The Power of Blessing

The Book of Genesis tells us that Abraham walked before God as a blessing to the world. From that time until today, the power of blessing is a unique gift that we, as humans, may give to the world. We are often fooled by someone’s appearance – their age, illness, attitude, or we are just too distracted to realize that within everyone is a place of goodness and integrity, no matter how deeply buried. Often we are not present enough to witness it and neglect it due to our preoccupations.
When we recognize the spark of God in others, we blow on it with our attention and strengthen it, no matter how deeply it has been buried or for how long. Everyone possesses the capacity to bless life. When we bless someone, we touch the unborn goodness in them and wish them well. Everything unborn is us and in the world needs blessings. It is up to us to strengthen them, feed them and free them whenever possible to find and fulfill God’s purpose for such. When we bless others, we offer them refuge from an indifferent world. This brings beauty to everything we touch.
The magic of a blessing is not something someone gives to another but, rather, a moment of meeting. It is a certain kind of relation in which both people involved remember and acknowledge their true nature and worth. This recognition can strengthen the wholeness in one another. By cultivating a place for wholeness within our relationships, we offer others the opportunity to be whole without shame and become a place of refuge from everything in and around them that is inauthentic. Through blessing we enable people to remember who they are.
Our service is a blessing and because of this we do not serve the weak or broken; we serve the wholeness in each other and the wholeness in life itself. Service is not helping or fixing. When we serve we are also served and healed. The beggars at the “Western Wall” actually understand that they are doing you a favor when you give them money. They often acknowledge this by giving a blessing. In the deep Torah, Kabbalistic tradition, the Lamed Vav Tzadikim (Hebrew: “36 Righteous Ones”) do not need to do anything; they simply respond to all suffering with compassion. Without compassion the world cannot continue. The Hebrew blessing l’chaim means that no matter what difficulty life brings; no matter how hard, unfaithful or difficult life may seem, it is holy and worthy of celebration. To bless someone is to water the seed of greater wholeness within them.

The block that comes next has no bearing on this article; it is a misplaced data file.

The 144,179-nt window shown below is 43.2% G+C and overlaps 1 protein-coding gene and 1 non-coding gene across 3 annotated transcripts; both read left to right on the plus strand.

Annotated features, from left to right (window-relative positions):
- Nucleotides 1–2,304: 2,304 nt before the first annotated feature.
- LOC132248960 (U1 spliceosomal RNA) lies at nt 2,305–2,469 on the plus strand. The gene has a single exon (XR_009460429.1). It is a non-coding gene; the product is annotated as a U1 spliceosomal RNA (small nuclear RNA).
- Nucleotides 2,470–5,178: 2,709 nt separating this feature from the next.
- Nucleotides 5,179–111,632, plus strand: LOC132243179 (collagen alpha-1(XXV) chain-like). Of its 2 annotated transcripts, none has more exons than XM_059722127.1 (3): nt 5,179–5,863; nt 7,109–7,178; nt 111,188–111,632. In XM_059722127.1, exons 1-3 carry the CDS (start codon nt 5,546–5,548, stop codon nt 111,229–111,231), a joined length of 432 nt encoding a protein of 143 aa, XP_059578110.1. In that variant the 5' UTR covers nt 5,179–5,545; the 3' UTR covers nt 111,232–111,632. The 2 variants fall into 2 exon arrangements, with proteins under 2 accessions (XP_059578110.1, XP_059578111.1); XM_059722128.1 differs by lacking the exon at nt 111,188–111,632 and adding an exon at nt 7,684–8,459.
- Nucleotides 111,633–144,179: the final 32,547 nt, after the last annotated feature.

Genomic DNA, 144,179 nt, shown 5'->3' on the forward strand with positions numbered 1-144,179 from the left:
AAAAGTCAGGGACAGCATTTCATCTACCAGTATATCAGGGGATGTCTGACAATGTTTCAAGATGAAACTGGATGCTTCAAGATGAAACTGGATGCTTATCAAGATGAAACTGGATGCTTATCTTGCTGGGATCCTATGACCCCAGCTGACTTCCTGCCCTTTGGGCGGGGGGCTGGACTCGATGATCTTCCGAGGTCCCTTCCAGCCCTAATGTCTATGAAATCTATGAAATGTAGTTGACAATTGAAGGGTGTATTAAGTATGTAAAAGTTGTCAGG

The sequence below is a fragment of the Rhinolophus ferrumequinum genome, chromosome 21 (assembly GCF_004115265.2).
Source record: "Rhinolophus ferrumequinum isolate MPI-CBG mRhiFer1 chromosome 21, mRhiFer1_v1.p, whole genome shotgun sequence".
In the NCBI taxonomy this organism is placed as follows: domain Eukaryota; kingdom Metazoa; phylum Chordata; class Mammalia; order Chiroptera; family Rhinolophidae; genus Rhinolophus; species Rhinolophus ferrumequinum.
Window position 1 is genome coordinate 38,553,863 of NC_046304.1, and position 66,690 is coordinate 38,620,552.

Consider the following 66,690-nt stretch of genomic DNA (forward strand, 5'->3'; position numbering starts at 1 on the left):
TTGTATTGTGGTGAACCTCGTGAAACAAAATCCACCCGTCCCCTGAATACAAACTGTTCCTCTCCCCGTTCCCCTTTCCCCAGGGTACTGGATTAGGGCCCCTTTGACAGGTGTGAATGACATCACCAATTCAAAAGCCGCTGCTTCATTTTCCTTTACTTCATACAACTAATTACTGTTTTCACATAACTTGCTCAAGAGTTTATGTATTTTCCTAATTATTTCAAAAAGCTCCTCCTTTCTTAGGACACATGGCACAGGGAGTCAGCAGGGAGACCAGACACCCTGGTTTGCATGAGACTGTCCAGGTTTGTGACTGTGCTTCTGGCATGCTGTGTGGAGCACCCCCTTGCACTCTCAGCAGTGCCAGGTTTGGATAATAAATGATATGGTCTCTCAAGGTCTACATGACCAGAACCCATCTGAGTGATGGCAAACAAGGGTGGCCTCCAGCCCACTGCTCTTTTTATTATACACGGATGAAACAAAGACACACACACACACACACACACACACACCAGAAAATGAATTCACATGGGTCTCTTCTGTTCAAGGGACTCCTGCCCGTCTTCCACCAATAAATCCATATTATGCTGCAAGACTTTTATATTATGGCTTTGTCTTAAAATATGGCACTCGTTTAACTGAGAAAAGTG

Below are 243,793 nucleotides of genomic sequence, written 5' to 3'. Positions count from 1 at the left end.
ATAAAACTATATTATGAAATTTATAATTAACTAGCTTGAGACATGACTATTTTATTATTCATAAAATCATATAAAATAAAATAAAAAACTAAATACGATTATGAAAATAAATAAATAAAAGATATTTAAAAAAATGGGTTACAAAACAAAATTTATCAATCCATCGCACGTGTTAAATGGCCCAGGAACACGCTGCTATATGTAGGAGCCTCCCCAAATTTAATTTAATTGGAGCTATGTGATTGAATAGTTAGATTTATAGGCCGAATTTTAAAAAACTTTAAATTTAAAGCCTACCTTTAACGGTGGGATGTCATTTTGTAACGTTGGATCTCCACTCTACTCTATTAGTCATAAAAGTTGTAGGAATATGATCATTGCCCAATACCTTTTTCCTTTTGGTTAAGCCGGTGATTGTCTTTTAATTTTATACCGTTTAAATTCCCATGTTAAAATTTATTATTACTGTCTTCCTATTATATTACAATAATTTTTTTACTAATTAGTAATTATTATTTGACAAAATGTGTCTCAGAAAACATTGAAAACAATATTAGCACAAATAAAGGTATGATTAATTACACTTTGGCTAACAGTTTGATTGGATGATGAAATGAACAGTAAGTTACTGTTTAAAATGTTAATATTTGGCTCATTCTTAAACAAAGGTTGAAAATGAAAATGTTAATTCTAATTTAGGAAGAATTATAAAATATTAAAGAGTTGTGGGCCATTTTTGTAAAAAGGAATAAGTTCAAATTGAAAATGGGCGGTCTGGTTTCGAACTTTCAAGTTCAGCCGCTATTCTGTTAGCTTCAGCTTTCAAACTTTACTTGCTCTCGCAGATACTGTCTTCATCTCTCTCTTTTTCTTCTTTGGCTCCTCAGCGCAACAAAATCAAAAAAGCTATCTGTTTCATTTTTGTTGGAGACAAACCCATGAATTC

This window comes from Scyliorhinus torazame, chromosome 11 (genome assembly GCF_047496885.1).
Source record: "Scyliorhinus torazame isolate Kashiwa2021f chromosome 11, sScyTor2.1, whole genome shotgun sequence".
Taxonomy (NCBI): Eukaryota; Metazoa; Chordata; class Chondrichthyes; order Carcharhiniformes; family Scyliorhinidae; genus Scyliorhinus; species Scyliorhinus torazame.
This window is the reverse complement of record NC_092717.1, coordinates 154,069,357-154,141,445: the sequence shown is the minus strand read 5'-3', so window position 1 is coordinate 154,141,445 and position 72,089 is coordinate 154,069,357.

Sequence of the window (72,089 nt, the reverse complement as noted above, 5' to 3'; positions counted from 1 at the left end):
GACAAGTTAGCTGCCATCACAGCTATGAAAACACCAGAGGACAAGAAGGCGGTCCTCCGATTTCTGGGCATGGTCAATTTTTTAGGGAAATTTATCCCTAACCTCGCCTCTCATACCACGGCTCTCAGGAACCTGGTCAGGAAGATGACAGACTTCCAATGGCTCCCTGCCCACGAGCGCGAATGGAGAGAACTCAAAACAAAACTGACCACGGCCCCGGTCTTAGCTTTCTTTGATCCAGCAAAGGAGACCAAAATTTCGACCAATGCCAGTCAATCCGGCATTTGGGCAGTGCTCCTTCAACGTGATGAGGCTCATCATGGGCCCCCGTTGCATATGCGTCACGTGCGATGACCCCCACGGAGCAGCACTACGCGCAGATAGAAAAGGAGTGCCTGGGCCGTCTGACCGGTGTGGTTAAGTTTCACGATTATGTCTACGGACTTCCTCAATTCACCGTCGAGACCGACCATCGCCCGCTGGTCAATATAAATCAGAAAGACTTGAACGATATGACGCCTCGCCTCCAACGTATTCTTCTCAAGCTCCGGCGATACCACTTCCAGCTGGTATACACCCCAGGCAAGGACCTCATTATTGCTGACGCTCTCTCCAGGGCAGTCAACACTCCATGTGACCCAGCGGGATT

There is an art to receiving blessings. Metaphorically, we are all being circled by our blessings, like planes in a holding pattern at an airport, stacked up with no place to land. All these blessings are waiting for a moment of our time and attention to land into our life. All we need to do is remain open and receptive. Life is holy, and just to be in holiness is a blessing. When we do not live coherently within ourselves, something begins to erode in us. Sure, we may survive, but we may not be living in fulfillment or truly feel alive. The art of blessing keeps us on full awareness.
May everyone be blessed to live life in a way in which you become a blessing to those around you and a light to the world – learning to relate to others by witnessing the hidden beauty in them.